HUGHES v. KORE OF INDIANA ENTERPRISE, INC.

Filing 88

ORDER denying Society Insurance's 84 Motion to Intervene (see Order). Signed by Magistrate Judge Mark J. Dinsmore on 1/25/2013. (SWM)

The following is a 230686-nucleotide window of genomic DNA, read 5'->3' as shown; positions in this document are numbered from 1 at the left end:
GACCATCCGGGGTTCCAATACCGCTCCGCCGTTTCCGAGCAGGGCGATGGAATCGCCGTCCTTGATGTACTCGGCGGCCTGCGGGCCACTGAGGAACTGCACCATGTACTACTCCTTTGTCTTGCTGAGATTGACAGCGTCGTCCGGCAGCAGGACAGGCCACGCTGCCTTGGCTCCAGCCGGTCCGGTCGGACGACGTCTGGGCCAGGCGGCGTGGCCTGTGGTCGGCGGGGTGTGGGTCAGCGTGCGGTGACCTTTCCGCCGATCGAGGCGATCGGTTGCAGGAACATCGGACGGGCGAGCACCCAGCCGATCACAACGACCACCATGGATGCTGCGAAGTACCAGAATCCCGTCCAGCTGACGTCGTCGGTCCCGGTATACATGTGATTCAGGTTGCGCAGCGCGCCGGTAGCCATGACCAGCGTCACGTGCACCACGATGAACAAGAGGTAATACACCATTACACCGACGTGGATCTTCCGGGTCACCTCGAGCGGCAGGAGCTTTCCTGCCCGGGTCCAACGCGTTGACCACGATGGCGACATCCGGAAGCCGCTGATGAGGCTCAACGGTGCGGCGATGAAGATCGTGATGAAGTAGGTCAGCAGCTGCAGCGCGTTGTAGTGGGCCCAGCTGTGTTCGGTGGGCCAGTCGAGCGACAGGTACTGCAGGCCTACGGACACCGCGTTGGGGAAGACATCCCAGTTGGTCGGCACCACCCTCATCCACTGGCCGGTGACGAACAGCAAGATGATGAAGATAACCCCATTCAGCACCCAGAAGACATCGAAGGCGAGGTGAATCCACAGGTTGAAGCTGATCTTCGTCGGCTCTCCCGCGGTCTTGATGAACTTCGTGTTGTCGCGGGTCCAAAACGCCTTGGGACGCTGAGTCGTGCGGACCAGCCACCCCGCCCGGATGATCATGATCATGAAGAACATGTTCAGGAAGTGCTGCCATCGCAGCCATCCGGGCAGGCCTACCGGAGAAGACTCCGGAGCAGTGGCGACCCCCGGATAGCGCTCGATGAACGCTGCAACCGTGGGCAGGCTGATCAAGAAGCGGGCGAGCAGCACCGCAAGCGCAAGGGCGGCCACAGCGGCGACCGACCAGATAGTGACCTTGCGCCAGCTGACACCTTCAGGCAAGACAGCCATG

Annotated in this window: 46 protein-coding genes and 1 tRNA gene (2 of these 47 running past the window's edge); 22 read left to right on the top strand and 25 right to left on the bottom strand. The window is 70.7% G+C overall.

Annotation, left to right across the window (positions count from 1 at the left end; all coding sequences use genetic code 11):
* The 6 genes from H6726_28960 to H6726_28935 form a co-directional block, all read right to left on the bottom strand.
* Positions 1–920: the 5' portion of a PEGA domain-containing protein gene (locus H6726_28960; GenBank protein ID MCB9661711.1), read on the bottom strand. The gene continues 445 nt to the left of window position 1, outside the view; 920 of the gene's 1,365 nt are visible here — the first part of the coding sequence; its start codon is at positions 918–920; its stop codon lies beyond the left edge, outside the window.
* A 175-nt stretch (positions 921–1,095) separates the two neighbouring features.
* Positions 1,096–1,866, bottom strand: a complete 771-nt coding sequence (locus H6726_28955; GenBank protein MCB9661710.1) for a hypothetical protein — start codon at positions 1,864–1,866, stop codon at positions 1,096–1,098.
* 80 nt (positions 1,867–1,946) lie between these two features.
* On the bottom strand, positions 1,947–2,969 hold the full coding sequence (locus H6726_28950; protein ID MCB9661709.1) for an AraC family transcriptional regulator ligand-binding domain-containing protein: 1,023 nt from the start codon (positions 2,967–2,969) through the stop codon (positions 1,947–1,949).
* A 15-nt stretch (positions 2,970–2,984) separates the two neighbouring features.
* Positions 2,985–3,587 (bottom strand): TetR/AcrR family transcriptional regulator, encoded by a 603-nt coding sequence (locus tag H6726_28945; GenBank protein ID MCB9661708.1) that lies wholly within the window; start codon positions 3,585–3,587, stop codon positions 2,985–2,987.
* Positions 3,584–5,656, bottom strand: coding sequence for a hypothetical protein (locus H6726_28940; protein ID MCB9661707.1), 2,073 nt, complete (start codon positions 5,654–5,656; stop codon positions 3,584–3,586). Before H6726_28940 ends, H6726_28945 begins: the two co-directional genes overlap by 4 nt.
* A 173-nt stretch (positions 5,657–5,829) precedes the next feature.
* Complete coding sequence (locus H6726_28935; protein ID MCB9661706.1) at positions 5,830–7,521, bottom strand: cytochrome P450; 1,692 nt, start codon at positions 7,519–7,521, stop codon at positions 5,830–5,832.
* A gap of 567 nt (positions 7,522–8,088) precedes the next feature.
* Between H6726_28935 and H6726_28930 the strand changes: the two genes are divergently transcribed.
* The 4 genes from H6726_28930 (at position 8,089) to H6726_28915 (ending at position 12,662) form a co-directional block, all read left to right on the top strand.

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UNITED STATES DISTRICT COURT SOUTHERN DISTRICT OF INDIANA INDIANAPOLIS DIVISION ) ) ) Plaintiff, ) ) ) vs. ) ) KORE OF INDIANA ENTERPRISE, INC., KORE ENTERPRISES, INC., ) ON KORE, LLC doing business as AVERAGE ) ) JOE'S SPORTS BAR; doing business as ) AVERAGE JOE'S SPORTS BAR, ) ) Defendants. DAVID HUGHES individually and on behalf of all other similarly situated, No. 1:11-cv-01329-JMS-MJD ORDER DENYING MOTION TO INTERVENE This matter comes before the Court on a Motion to Intervene filed by Society Insurance, the insurer for Defendants Kore of Indiana Enterprise, Inc. and On Kore, LLC (collectively, “Kore”) [Dkt. 84.] For the following reasons, the Court DENIES Society’s Motion. BACKGROUND This case involves a class action suit brought under the Electronic Funds Transfer Act. Plaintiff David Hughes alleges that Defendant failed to post a required notice on two ATMs that charged a fee for transactions. Defendant claims that its conduct fell within the statutory safeharbor provision. The complaint was filed on September 30, 2011, and amended complaint filed on May 22, 2012. The class was certified on August 17, 2012 on the unopposed motion of Plaintiff. On October 15, 2012, Plaintiff moved for summary judgment. As of December 19, 2012, Plaintiff’s Motion for Summary Judgment was fully-briefed. On August 17, 2012, Defendant’s insurer, Society, filed a declaratory judgment action under Case No. 1:12-cv-1165-WTL-TAB (“Declaratory Judgment Lawsuit”) seeking a determination that it has no duty to defend Defendant Kore against Plaintiff’s claims and no duty to indemnify Kore for any judgment obtained by Plaintiff in this matter. On December 17, 2012, Society filed a motion for permissive intervention, to which Plaintiff has objected. Society cites to Federal Rule of Civil Procedure 24(b)(1)(B) as the basis for its Motion to Intervene and seeks intervention “solely for the purpose of securing a stay” to permit a determination of the issues raised in the Declaratory Judgment Lawsuit. DISCUSSION A. Legal Standard. “Permissive intervention is within the discretion of the district court . . . .” Ligas ex rel. Foster v. Maram, 478 F.3d 771, 775 (7th Cir. 2007) (citation omitted). “A request for permissive intervention under Rule 24(b) is addressed to the court’s sound discretion.” City of Rockford v. Sec’y of Hous. & Urban Dev., 69 F.R.D. 363, 366 (N.D. Ill. 1975) (citation omitted). B. Society Does Not Seek to Become A Party To This Case and Failed to Comply with Fed. R. Civ. P. 24(c). A party seeking permissive intervention must present a claim or defense that shares a common question of law or fact with the main action. Federal Rule of Civil Procedure 24(b) states: (b) Permissive Intervention. (1) In General. On timely motion, the court may permit anyone to intervene who: (A) is given a conditional right to intervene by a federal statute; or (B) has a claim or defense that shares with the main action a common question of law or fact. 2 Society has not presented a claim or defense to be asserted in this case and has made no showing that it intends to do so. To the contrary, Society seeks to intervene for the sole purpose of staying this action while it litigates the Declaratory Judgment Lawsuit. See Motion to Intervene ¶ 13 (“Society seeks leave to intervene in this matter [] solely for the purpose of securing a stay.”). This is not the purpose of intervention and does not comport with Fed. R. Civ. P. 24(b) and (c). See Tech. Licensing Corp. v. Thomson, Inc., 684 F. Supp. 2d 1206, 1207 (E.D. Cal. 2010) (“Movants likewise are not entitled to permissive intervention because they do not seek to become parties to this action. Rather, their sole purpose of intervening is to stay the action and, whether the action is stayed or not, to have nothing to do with it after that.”). “Federal Rule of Civil Procedure 24(c) is unambiguous in defining the procedure for an intervenor. It requires that the motion to intervene shall be ‘accompanied by a pleading setting forth the claim or defense for which intervention is sought.’” Shevlin v. Schewe, 809 F.2d 447, 450 (7th Cir. 1987). Rule 24(c) provides: (c) Notice and Pleading Required. A motion to intervene must be served on the parties as provided in Rule 5. The motion must state the grounds for intervention and be accompanied by a pleading that sets out the claim or defense for which intervention is sought. Society failed to provide any pleading1 for which intervention was sought and thus, its Motion fails as a matter of law. Society also fails to comply with the spirit of Rule 24(c) because it does not intend to become a party to this litigation or to assert any claim or defense. See Motion to Intervene ¶ 13 (stating that its sole purpose of seeking intervention is to obtain a stay of this litigation). Although Society compares the facts and law at issue in this action with those in its pending Declaratory Judgment Litigation, it does not seek to assert its Declaratory Judgment claims in 1 For purposes of the Federal Rules of Civil Procedure the word “pleading” is a term of art and does not encompass a motion to stay. Fed. R. Civ. P. 7(a). 3 this case. See Motion to Intervene ¶ 12 (“Intervention is proper because there is a common question of fact and law in Hughes’ cause of action and Society’s Declaratory Judgment complaint as a claim for violation of the EFTA and the regulations governing same require intentional conduct and a showing of a statutory violation which is excluded from coverage by the terms of the Policies.”). Society’s position that its Declaratory Judgment Litigation claims share common questions of law and fact with those asserted in this case is irrelevant if Society does not seek to assert those claims in this matter. Society is not entitled to intervene in this action solely for the purpose of staying this case when it does not seek to assert any claims or defenses in this case. The Court finds that Society’s motion does not comply with Fed. R. Civ. P. 24(c), and, thus, it fails as a matter of law. C. Society’s Motion Is Untimely and May Result in Undue Delay to the Original Parties. Even if Society’s Motion to Intervene complied with the requirements of Fed. R. Civ. P. 24(b) and (c), it is untimely in light of the procedural history of this case and will cause undue delay to the original parties. Rule 24(b)(3) requires the Court to “consider whether the intervention will unduly delay or prejudice the adjudication of the original parties’ rights.” See also Holland v. Sterling Enters., Inc., 777 F.2d 1288, 1293 (7th Cir. 1985) (citing NAACP v. NY Aircraft Corp., 413 U.S. 345, 366 (1973); 7A C. Wright & A. Miller, Fed. Prac. & Proc., § 1916 at 572 (1972) (“Whether a motion to intervene should be denied because it was not made in a timely fashion is a decision committed to the discretion of the district court.”)). Here, Society’s motion was filed over a year after this lawsuit was filed. Society did not file its Motion to Intervene until four months after it filed its Declaratory Judgment Lawsuit, two months after Plaintiff filed a motion for summary judgment, two weeks after Defendant Kore responded to Plaintiff’s motion for summary judgment, and four months after the class was certified without 4 objection by Defendant Kore. Society “is defending this matter under a reservation of rights.” Motion to Intervene Reply at p. 3. As a result, Society had knowledge of this lawsuit for months, if not over a year, before seeking intervention. Society is asking the Court to stay its ruling on Plaintiff’s motion for summary judgment, stay the parties’ anticipated settlement conference in May, and likely continue the trial of this case set for June for an indefinite amount of time while Society litigates its later-filed Declaratory Judgment Litigation. The Court finds that after considering the procedural history of this matter, Society’s Motion is untimely and will cause undue delay to the original parties. The “sole” purpose of Society’s motion, in its own words, is to secure “a stay in this matter to allow for a determination of whether the claims in this matter are covered by policies of insurance issued by Society in a pending declaratory judgment action” – an action that is not yet set for trial. See Motion to Intervene at p. 1, ¶ 13; Docket for Declaratory Judgment Litigation. Society’s sole purpose in intervening in this matter is to stay this case for an undetermined length of time, which would cause undue delay to the original parties. As a result, the Court finds that Society’s intervention and requested stay would unduly delay the disposition of this case. CONCLUSION For the foregoing reasons, the Court FINDS that Society has failed to comply with Fed. R. Civ. P. 24(c) and has also failed to exhibit circumstances that would cause the Court in its sound discretion to allow permissive intervention pursuant to Fed. R. Civ. P. 24(b). Therefore, the Court DENIES Society’s Motion to Intervene [Dkt. 84]. 01/25/2013 Date: _____________ ________________________________________ Mark J. Dinsmore United States Magistrate Judge Southern District of Indiana 5 Distribution: Judy L. Woods BENESCH, FRIEDLANDER, COPLAN & ARONOFF LLP jwoods@beneschlaw.com Raegan Mackenzie Gibson BENESCH, FRIEDLANDER, COPLAN & ARONOFF LLP rgibson@beneschlaw.com Kevin G. Kerr HOEPPNER, WAGNER & EVANS LLP--Merrillville kkerr@hwelaw.com Michael Eugene Tolbert HOEPPNER, WAGNER & EVANS LLP--Merrillville mtolbert@hwelaw.com Thomas Edward Rosta METZGER ROSTA LLP Tom@metzgerrosta.com Ryan R. Frasher RYAN FRASHER P.C. rfrasher@frasherlaw.com Eric G. Calhoun TRAVIS, CALHOUN & CONLON PC eric@travislaw.com 6